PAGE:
Nutrition covers a key role in human health and the concepts of food and diet have largely evolved over human history. Nutrition was originally characterized by food availability and represented mostly an action to address basic nutritional needs and ensure individual survival. Nowadays, nutrition has largely evolved from such basic concepts.
From one side, globalisation and an incredibly interconnected world allow for the rapid transfer of any product across the world. On the other side, consumers are increasingly aware of the strong relationship between diet and human health. These sides profoundly changed the way we perceive and choose food products, leading to the introduction of new terms such as functional food and novel food.
We would like to introduce you to a few basic concepts about the next generation of foods.
Some food categories may have beneficial actions that go beyond their nutritional effects. Functional foods are particular foods representing regular components of the diet, and characterized by the presence of an ingredient or a pool of ingredients that affect specific functions of our body, by producing beneficial effects on our health.1
Functional foods are usually labelled with claims that support consumers in understanding the specific health benefits provided by the consumption of such products. As claims can substantially influence consumers in their food choice, specific regulations are required. Claims are usually granted according to the regulatory framework of the country/region where the functional food is intended to be used.1,2
In the USA nutrition labelling is regulated by the “Nutrition Labelling and Education Act” and the FDA is the only authority that can grant health-related claims. In 2006, the European Union (EU) adopted its own regulation on the use of food-related claims, which harmonized EU rules for the use of health or nutritional claims on foodstuffs (Regulation EC 1924/2006). In 2002 the European Food Safety Authority (EFSA) was formally established with its headquarter located in our own hometown Parma (Italy). Claims are granted according to a process that involves EFSA and the European Commission as the authorities in charge for the notification to the member states about the adopted claims.1–4
The functional food products market seems to be very promising with an estimated yearly investment of around $300 billions in the early 2020s, a clear sign of the positive awareness that consumers and industry have on these products.2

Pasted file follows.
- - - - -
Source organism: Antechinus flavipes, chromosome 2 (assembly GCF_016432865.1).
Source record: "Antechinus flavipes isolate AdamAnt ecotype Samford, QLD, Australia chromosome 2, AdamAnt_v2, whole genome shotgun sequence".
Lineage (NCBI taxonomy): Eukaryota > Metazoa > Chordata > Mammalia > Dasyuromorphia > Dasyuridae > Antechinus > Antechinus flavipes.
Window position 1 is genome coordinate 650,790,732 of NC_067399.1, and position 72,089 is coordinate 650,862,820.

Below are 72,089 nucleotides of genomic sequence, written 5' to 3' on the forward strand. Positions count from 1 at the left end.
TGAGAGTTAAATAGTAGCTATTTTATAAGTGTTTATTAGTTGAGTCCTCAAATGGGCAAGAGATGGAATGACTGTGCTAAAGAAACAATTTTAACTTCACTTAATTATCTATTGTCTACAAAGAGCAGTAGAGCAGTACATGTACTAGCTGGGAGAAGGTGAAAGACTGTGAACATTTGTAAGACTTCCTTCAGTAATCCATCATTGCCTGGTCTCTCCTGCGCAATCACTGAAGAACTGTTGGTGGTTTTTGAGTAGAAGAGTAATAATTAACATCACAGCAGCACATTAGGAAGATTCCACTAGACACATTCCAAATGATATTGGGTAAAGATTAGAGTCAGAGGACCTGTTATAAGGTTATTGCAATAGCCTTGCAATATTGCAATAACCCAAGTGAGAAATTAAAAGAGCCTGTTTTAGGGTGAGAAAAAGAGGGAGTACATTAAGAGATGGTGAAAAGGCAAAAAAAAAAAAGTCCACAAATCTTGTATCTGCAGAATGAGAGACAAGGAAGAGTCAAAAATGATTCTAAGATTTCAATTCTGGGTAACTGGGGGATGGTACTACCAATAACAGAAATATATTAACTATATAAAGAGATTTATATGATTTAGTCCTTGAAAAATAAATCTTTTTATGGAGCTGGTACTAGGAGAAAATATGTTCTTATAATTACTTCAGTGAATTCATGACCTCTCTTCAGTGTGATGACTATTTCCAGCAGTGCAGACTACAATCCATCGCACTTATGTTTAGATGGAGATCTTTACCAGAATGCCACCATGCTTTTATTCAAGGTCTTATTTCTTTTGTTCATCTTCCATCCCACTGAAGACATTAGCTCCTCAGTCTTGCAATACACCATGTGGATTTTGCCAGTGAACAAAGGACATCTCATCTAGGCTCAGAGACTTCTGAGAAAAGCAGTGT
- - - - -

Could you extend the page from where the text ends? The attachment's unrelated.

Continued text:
The European parliament and the council of the European Union ruled on the introduction of Novel Food, with the regulation EC 258/1997 that aims to protect public health and to harmonize differences between national law, which may create conditions of unfair competition. In the EU the concept of Novel Food can be applied to any food that was not consumed “significantly” prior to May 1997 and this category of food covers new food, food from new sources, new substances used in food as well as new ways and technologies to produce food.5
Although the concept of novel food may seem exotic, it is not a new concept. Humans were exposed to “novel foods” alongside all the discoveries that shaped our history. Humans started with a vegetables and fruits-based diet above trees, by conquering the ground we switched to a diet rich in meat, and the discovery of fire allowed us to prepare food in different ways. Humans were exposed to different kinds of foods along their explorations throughout the continents: bananas, tomatoes, pasta, tropical fruit, maize, rice, are just part of the long list of foods that originally came to Europe as novel foods.5
The workflow for a European novel food approval is mainly based on a process of risk assessment about the safety of the newly introduced food and it is managed by EFSA. The approval process relies on the dossier provided by the applicants, which have to disclose data on compositional, nutritional, toxicological and allergenic properties of the novel food, as well as information about production processes, proposed use and exposure levels for the general population.
Novel Food represents an expanding market that can provide relevant answers to important issues of modern-days, such as the reduction of the environmental impact of the food production and supply chains and making available new foods with beneficial effects on human health.
Novel Food: overview and EFSA’s role
1. Ashwell, M. Concepts of Functional Food. Nutrition & Food Science 34, 47–47 (2004).
2. Domínguez Díaz, L., Fernández-Ruiz, V. & Cámara, M. An international regulatory review of food health-related claims in functional food products labeling. Journal of Functional Foods 68, 103896 (2020).
3. European Commission. Joint Research Centre. Institute for Prospective Technological Studies, Stein, A. J. & Rodríguez-Cerezo, E. Functional food in the European Union. (Publications Office, 2008).
4. Menrad, K. Market and marketing of functional food in Europe. Journal of Food Engineering 56, 181–188 (2003).
5. Novel food | EFSA. https://www.efsa.europa.eu/en/topics/topic/novel-food.